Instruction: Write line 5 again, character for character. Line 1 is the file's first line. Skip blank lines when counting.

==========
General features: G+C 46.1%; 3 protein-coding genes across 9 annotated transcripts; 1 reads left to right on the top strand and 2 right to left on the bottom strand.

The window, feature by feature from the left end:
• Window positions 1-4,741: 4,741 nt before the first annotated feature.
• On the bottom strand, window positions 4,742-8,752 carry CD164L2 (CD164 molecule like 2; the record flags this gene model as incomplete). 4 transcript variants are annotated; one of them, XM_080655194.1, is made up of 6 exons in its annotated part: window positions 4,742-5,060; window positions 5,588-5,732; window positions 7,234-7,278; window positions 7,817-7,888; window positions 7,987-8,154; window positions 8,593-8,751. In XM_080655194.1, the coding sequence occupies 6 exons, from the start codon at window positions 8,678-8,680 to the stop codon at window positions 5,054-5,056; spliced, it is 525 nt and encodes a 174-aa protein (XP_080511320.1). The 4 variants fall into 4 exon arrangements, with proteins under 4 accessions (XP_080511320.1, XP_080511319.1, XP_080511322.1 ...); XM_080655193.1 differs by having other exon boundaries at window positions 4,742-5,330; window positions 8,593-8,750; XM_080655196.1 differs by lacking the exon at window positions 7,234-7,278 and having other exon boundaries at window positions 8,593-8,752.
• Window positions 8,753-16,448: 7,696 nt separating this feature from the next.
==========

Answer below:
• Window positions 8,753-16,448: 7,696 nt separating this feature from the next.